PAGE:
The most common form of hepatitis in Ethiopia is hepatitis A. The antibody to hepatitis A was found in 84% of people studied in Ethiopia. In Israel, where there is a large Ethiopian refugee community, immunity to hepatitis A was nearly 100%.
In the United States, hepatitis B is the disease of concern to medical providers. A serologic survey (1988) revealed a hepatitis B surface antigen carrier rate of 6.2% and a prevalence of overall hepatitis B virusmarkers of 76% in those over 14 years of age. The rate of chronic carriers in the general population may be as high as 11-12%, and even 32% in pregnant women. In Israel, a study showed that the 98% of refugees from Ethiopia had serologic evidence of hepatitis B.
Hepatitis C prevalence is 1.5% in the general population in Ethiopia.
Hepatitis is often associated with a fulminant course and high maternal and fetal mortality, particularly in the third trimester, among pregnant women in Ethiopia.
Tigreans primarily understand hepatitis through its symptoms. The symptoms of yellow or green skin, along with yellow eyes and dark urine is associated with the disease. There is understanding that nausea and vomiting may also be present. The liver is not recognized as the affected organ. For most cases of hepatitis, in two to three weeks, people improve with treatment. But hepatitis can be such that some individuals may become extremely ill and not improve, and some may even die as a result of the disease.
For Tigreans, it is very difficult to understand hepatitis within the frame of asymptomatic disease or a carrier state. Another area of difficulty is the association of hepatitis B and liver cancer.
Translation or Language Equivalents
The traditional word for hepatitis iff shwa literally means bird disease in Tigrinya.
The disease name is related to the traditionalbelief in etiology of the disease as caused by a night bird, or more specifically, a bat. Some people believe, particularly in the more rural areas, that the illness can be transmitted either by the bat’s urine falling on a person outside at night, or early in the morning. Some believe that it can happen if a bat circles above the person three times. There are also many other diseases associated with having contact with bat urine. In Israel, where 32 people were carefully interviewed on cultural beliefs of diseases, many related the cause to a bat, but one person said the cause was heat, another that it was due to malnutrition, while a third person attributed the cause to be seasonal changes.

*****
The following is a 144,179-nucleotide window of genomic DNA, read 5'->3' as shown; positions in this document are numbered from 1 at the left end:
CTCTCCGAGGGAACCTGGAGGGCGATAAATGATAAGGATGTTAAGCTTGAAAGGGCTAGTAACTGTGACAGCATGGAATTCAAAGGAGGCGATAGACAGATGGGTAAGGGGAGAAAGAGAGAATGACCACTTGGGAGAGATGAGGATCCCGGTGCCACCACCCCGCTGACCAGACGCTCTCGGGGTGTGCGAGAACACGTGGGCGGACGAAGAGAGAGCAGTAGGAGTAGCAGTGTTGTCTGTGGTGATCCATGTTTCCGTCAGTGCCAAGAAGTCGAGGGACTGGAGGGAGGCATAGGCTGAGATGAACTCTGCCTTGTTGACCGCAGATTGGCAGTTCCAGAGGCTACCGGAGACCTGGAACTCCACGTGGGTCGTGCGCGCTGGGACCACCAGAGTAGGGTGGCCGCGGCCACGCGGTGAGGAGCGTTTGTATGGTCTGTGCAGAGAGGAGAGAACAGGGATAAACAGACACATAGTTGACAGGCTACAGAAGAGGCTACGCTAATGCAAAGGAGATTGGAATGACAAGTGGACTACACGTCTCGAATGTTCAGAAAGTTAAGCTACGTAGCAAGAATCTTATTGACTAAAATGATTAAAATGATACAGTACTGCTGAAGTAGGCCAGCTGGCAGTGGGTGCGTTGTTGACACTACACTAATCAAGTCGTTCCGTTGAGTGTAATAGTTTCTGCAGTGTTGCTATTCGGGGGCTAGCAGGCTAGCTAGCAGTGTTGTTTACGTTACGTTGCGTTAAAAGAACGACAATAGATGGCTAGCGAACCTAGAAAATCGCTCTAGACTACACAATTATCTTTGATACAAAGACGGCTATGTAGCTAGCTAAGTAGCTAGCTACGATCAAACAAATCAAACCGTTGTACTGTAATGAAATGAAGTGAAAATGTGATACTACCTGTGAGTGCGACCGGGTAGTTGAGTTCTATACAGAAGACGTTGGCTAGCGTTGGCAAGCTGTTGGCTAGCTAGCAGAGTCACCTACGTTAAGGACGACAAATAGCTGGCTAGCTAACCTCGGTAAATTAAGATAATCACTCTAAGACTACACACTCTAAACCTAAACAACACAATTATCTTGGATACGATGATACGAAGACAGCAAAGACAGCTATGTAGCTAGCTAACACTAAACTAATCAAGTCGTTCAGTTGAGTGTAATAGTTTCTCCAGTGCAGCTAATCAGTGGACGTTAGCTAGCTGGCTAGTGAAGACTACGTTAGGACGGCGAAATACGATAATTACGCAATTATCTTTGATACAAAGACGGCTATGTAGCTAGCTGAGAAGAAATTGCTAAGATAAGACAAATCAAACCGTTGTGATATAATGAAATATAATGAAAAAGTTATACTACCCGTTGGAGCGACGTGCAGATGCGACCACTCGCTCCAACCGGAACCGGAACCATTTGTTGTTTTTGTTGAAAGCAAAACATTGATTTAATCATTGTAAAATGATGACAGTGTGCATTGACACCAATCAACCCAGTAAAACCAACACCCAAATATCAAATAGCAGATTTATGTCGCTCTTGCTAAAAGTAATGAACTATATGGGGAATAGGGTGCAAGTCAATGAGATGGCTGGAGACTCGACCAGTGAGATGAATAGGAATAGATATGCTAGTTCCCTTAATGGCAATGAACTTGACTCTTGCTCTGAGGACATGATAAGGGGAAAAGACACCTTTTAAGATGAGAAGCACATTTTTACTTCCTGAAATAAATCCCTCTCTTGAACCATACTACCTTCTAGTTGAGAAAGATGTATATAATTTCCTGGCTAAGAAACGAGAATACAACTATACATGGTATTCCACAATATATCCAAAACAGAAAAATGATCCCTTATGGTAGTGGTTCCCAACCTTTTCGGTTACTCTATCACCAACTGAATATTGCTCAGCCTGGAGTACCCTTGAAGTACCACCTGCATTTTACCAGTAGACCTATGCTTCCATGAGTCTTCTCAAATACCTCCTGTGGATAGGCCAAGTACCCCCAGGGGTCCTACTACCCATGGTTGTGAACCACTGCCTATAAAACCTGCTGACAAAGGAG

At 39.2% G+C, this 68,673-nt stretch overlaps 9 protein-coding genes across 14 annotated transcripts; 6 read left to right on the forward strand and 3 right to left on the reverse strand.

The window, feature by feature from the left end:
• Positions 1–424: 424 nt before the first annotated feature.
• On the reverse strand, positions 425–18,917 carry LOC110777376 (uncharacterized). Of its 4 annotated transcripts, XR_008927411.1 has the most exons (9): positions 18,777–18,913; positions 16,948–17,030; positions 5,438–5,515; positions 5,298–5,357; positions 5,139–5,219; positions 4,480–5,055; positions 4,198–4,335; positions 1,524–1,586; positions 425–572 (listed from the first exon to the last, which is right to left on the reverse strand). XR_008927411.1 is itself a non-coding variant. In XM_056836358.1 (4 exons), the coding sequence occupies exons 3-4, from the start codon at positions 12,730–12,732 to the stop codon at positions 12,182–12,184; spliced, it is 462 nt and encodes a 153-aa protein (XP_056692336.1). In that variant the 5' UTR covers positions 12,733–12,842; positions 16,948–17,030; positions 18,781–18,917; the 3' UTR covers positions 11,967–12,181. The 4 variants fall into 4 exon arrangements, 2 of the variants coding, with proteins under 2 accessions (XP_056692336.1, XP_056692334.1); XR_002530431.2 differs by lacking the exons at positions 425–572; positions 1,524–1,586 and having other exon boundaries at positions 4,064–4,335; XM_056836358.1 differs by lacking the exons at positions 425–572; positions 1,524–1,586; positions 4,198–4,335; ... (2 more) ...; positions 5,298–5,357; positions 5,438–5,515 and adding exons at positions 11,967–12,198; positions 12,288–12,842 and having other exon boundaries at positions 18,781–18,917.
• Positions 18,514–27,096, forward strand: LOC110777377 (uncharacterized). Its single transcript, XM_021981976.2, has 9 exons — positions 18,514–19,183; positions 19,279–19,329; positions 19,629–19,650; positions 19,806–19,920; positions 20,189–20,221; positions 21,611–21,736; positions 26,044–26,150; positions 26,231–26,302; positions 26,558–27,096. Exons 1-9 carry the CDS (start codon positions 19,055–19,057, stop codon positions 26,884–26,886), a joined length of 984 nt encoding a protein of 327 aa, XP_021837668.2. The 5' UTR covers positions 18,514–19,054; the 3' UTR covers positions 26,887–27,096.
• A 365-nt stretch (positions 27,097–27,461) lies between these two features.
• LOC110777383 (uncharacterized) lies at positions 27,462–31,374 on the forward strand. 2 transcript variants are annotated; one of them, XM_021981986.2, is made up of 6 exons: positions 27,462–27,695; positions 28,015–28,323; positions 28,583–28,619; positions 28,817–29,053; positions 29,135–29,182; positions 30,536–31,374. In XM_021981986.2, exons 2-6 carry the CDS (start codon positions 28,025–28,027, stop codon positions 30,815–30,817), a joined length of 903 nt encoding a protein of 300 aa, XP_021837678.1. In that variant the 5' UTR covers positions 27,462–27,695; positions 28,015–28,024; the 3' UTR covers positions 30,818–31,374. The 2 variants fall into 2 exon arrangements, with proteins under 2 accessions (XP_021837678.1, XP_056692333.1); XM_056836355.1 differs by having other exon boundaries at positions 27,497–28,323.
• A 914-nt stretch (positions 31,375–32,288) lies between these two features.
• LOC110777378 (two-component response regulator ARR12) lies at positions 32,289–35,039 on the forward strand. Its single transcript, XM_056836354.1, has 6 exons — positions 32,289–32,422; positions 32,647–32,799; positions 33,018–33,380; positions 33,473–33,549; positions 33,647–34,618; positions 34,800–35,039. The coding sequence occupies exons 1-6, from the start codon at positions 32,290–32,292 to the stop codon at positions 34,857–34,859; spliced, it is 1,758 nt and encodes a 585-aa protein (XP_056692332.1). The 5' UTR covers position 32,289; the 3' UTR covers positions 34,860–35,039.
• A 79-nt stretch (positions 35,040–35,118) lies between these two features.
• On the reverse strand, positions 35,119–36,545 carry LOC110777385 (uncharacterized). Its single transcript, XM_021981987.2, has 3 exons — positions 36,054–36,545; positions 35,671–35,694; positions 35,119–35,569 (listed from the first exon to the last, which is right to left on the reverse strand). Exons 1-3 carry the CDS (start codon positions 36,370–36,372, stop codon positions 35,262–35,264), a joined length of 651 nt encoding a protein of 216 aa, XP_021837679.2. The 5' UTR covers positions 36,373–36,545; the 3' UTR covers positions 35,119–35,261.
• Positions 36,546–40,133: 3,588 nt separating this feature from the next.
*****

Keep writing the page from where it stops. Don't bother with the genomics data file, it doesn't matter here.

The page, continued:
At Harborview Medical Center, the Interpreter Case Managers use an entirely different word when talking about hepatitis with patients. To alleviate the confusion related to bird disease and all the traditional beliefs, the term kabidy in Tigrinya, which literally means “liver disease”, is used.
Cultural Knowledge and Traditional Treatment
Hepatitis is recognized by its symptoms of jaundice, icteric sclera and changes in urine color. Many people do not believe it is communicable. Since they believe the disease is related to bats, there is no known prevention. However, they have many different medications used by various traditional healers that are believed to cure the disease. One frustration with western medicine is that the people are told there is no treatment, and no effort is made to treat this disease.
The exact medicines used to treat the disease are unknown except to the healers, who probably pass the medicine through generations in the family There are some that believe that the medicine contains bat meat. In one study, some people reported having seen the disease expel itself in the form of bat-shaped feces, and one saw a patient take a steam bath with rat feces. In another study, informants thought that jaundice could be eliminated by verbal means. This source stated that a person is tricked into eating bat flesh. When told what he has eaten he is expected to spontaneously shout the word for jaundice and by doing this, the illness is expelled from the body.
One known treatment is drinking a fermented alcoholic drink. Other treatments include not eating fat, and instead drinking honey, or fermented juice from honey. Rest is also thought to help. It is thought that most people improve with treatment.
In Ethiopia, even when western medicine is available, many Tigreans prefer to go to their traditional healers since western medicine does not treat hepatitis. In the United States, traditional medicine is unavailable due to the lack of the specific roots and herbs that are in the medicines and the lack of traditional healers. If the people do get hepatitis, they will seek medical attention at the local hospital.
In the Refugee Clinic (now called the International Medicine Clinic) at Harborview Medical Center, a brochure is used to aid in explaining the disease. The concept of being a carrier, and the preventive measures to be taken, are difficult and confusing. Transmission of the disease needs to be carefully explained.
References and Further Reading
- Hodes, Richard and Befedaku Teferedegne, Traditional Beliefs and Disease Practices of Ethiopia Jews, Israel Journal of Medical Science, 1996;32:561-567.
- Hodes, Richard M. Cross-cultural Medicine and Diverse Health Beliefs- Ethiopians Abroad, Western Journal of Medicine, 1997; 166:29-36.